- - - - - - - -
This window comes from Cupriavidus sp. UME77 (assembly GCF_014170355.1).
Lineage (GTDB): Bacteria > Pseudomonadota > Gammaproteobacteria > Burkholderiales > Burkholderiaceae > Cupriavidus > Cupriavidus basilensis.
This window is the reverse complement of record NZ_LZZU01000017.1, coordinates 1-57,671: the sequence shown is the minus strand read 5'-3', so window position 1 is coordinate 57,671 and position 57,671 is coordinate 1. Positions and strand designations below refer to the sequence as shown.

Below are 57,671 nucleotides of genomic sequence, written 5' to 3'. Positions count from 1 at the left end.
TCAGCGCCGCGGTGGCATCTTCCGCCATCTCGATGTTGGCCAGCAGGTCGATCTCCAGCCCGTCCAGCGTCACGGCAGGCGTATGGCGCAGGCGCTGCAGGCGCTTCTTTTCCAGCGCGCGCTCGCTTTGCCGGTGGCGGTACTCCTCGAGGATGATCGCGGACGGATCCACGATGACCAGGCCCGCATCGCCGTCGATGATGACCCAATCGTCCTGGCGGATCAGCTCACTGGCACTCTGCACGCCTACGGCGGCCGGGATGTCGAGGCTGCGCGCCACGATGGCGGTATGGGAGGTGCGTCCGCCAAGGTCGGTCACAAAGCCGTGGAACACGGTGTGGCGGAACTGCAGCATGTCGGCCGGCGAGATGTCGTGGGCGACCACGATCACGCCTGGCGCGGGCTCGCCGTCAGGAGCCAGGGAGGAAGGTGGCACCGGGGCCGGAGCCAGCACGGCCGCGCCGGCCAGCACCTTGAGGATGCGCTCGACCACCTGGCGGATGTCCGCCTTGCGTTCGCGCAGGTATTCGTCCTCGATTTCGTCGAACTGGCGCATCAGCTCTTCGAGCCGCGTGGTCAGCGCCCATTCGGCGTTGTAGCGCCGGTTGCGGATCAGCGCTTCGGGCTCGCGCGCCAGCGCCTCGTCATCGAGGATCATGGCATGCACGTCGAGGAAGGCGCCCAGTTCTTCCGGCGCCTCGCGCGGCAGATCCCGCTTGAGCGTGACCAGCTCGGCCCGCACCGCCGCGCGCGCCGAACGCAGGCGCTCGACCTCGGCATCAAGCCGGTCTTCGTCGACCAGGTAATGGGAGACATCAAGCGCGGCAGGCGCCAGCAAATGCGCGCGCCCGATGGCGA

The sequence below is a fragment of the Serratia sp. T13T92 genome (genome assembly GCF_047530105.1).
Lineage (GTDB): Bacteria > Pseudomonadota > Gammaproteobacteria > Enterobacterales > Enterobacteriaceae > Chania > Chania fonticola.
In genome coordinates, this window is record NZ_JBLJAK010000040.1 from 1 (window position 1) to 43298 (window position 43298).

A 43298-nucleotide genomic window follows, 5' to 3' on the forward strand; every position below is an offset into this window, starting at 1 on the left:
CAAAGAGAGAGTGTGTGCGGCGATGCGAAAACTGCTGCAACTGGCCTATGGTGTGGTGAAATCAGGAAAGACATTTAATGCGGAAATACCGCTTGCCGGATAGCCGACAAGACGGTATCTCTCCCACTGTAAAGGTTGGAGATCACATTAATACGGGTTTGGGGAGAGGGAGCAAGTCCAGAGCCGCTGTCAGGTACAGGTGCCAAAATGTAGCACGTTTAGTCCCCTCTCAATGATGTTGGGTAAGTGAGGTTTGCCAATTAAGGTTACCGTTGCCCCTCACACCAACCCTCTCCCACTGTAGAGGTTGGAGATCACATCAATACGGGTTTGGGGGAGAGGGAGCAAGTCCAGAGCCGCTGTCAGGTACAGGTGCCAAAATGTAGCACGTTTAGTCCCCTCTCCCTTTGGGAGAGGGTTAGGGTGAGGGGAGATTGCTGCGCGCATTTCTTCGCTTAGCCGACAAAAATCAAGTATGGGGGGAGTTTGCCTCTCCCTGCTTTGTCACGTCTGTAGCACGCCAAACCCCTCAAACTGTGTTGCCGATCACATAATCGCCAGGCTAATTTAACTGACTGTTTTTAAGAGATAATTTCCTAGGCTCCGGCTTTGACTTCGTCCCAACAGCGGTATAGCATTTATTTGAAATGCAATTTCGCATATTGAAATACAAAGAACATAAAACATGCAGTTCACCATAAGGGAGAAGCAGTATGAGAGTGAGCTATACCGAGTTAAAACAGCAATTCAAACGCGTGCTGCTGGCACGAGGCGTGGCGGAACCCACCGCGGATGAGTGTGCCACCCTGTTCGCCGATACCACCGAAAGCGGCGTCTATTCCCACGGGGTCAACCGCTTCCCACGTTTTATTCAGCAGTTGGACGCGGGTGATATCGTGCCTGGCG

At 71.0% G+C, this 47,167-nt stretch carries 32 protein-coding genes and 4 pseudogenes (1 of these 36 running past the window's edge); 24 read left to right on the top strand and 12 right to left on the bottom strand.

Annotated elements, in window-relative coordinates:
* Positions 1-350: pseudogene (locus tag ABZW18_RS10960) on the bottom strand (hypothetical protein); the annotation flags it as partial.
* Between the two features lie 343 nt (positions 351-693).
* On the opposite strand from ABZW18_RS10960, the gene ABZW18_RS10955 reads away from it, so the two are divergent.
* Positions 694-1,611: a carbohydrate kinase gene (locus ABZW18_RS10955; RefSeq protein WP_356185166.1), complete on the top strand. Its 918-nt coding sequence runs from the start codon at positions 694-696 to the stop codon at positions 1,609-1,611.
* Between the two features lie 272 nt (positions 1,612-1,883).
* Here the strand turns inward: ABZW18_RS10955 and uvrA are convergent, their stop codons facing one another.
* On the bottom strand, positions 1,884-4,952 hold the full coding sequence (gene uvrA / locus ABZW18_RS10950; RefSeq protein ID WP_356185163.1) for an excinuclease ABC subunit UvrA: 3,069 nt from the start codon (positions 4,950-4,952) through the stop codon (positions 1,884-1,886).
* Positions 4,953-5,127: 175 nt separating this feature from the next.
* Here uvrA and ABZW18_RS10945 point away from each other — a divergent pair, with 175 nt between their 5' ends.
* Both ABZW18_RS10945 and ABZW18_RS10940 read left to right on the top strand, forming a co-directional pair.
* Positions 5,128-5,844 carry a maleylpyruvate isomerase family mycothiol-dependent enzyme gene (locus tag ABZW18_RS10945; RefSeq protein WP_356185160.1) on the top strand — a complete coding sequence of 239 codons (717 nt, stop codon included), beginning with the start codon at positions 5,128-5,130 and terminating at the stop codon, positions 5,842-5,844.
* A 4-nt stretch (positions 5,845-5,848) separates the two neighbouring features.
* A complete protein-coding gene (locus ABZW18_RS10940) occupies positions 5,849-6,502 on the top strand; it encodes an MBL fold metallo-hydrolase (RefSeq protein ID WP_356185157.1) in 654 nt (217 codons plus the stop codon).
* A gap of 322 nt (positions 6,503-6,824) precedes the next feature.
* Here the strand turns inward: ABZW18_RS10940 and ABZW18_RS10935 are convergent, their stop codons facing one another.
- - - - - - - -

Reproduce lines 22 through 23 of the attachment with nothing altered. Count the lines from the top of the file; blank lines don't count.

* Both ABZW18_RS10945 and ABZW18_RS10940 read left to right on the top strand, forming a co-directional pair.
* Positions 5,128-5,844 carry a maleylpyruvate isomerase family mycothiol-dependent enzyme gene (locus tag ABZW18_RS10945; RefSeq protein WP_356185160.1) on the top strand — a complete coding sequence of 239 codons (717 nt, stop codon included), beginning with the start codon at positions 5,128-5,130 and terminating at the stop codon, positions 5,842-5,844.